In the business world, as in life, there are leaders and followers. It takes all kinds for a company to succeed. Too many trying to lead breeds a competitive, non-collaborative environment. However, a lack of leadership entirely spells certain doom.
Some businesses are more innovative than others; these organizations are always keeping one eye on the future. For example, Google is known to provide employees with paid time off to work on their own projects, which pays off huge for the brand when staff have breakthroughs.
Yet for every company that nurtures a creative environment and empowers employees to try new things, there are many more that (intentionally or not) strive for mediocre and stifle creativity. They want designated people to lead, and the rest of the company to fall in line as followers:
Don't ask too many questions.
Don't have any big ideas.
Don't scare people off with too much change.
But you don't have to be the one throwing yourself at management with new ideas all the time. Sometimes, there's more value in supporting someone else's idea, even if it seems nuts to start with.
Do you remember Derek Sivers's epic "How to Start a Movement" TED talk? It turned into a viral video that spread like wildfire about five years ago, largely because of his clever demonstration using real video of people at a music festival. Check it out:
Derek's advice is simple: The most powerful people are not the leaders, but those who follow them first and turn them into leaders.
Yet in super competitive work environments, it's easy to lose sight of this truth. It's not just in the corporate world, either -- think about the startup space. Everyone is scrambling to be the next big thing, to take huge leaps, to fail fast. You want to get promoted, or you want to get funding, or you want to grow exponentially faster than your competitors. It seems like you have to rush to market so fast that we have startups scrambling to market products they haven't even finished designing yet.
There's so much pressure to be the next "big thing."
You want to be a star.
You'll feel like a failure if you don't score huge this time -- with this project, or this business, or this deal.
What if, more often, being the next big thing meant strategically identifying the best leaders to support?
What if, instead of chasing fleeting glory, you chose the "nut" with the best chance of moving the right project forward and gave that person your full support instead? It doesn't mean you're riding someone else's coattails for your own benefit; not at all. It has everything to do with being a solid team player who knows how to identify and support the right leaders and ideas.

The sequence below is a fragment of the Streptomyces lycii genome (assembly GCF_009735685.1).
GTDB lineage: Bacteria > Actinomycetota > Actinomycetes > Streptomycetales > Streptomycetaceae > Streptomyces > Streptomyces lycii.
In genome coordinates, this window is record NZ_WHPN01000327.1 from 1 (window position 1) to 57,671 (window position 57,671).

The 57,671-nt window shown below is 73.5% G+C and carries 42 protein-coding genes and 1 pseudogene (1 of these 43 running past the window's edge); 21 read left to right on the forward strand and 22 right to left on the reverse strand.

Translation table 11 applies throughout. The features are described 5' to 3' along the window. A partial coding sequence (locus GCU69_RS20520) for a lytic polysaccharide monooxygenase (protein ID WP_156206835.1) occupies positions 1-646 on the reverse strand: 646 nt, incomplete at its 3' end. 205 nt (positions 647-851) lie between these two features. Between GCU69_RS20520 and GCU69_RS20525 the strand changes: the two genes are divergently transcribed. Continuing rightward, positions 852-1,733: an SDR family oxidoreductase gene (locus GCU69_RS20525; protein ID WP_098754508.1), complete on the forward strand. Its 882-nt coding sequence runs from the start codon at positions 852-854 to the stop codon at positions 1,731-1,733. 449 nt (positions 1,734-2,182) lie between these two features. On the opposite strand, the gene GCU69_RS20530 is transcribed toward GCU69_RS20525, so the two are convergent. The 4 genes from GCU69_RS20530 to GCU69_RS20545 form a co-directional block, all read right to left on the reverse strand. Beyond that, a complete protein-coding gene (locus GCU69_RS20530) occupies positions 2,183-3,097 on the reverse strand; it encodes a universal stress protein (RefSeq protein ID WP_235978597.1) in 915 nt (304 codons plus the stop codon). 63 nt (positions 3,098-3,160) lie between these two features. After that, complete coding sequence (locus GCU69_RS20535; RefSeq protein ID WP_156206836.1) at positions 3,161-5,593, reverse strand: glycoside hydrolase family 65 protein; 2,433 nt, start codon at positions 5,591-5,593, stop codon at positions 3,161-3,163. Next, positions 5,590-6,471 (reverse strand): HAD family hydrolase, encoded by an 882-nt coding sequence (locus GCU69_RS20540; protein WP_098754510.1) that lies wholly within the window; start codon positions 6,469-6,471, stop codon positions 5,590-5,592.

You could be the impetus for that person transitioning from lone nut to accomplished leader.
You can't jump on board with just any leader or any idea, though. Here's how you can pick a winner:
- Take the time to listen and converse with co-workers, paying close attention to their ideas. Evaluate the merit of each idea to determine which ones are worth learning more about.
- Dig deeper. If you hear something you like, don't sit back and wait for the person to lead. Give them a push by requesting more information and providing feedback and advice.
- Attempt to understand as many sides of each issue as possible. It's easy to get so excited about an idea that you never consider what could go wrong. Protect yourself by taking the time to forecast different potential outcomes.
- Don't think about the here and now. Think about the future. The "nut" may be well ahead of his or her time. Look to the future and how this person's idea could change the company and/or industry for the better.
- Picture yourself getting involved. Where do you fit in? How can you help this person achieve success? What type of contribution can you make? What value can you add to the project? You don't want to jump on the person's back for a free ride. Instead, pinpoint your value and how you can contribute.
- Make sure this person is ready to lead. Jumping onboard because of the idea without considering the leadership abilities of the person is reckless. A lot of startups fail because the founder just isn't ready or equipped to succeed. You don't want to get caught up in a great idea being driven to ruin by a poor leader.
Contrary to popular belief, it is often better to follow than to lead. Just make sure you know which leader is worth following!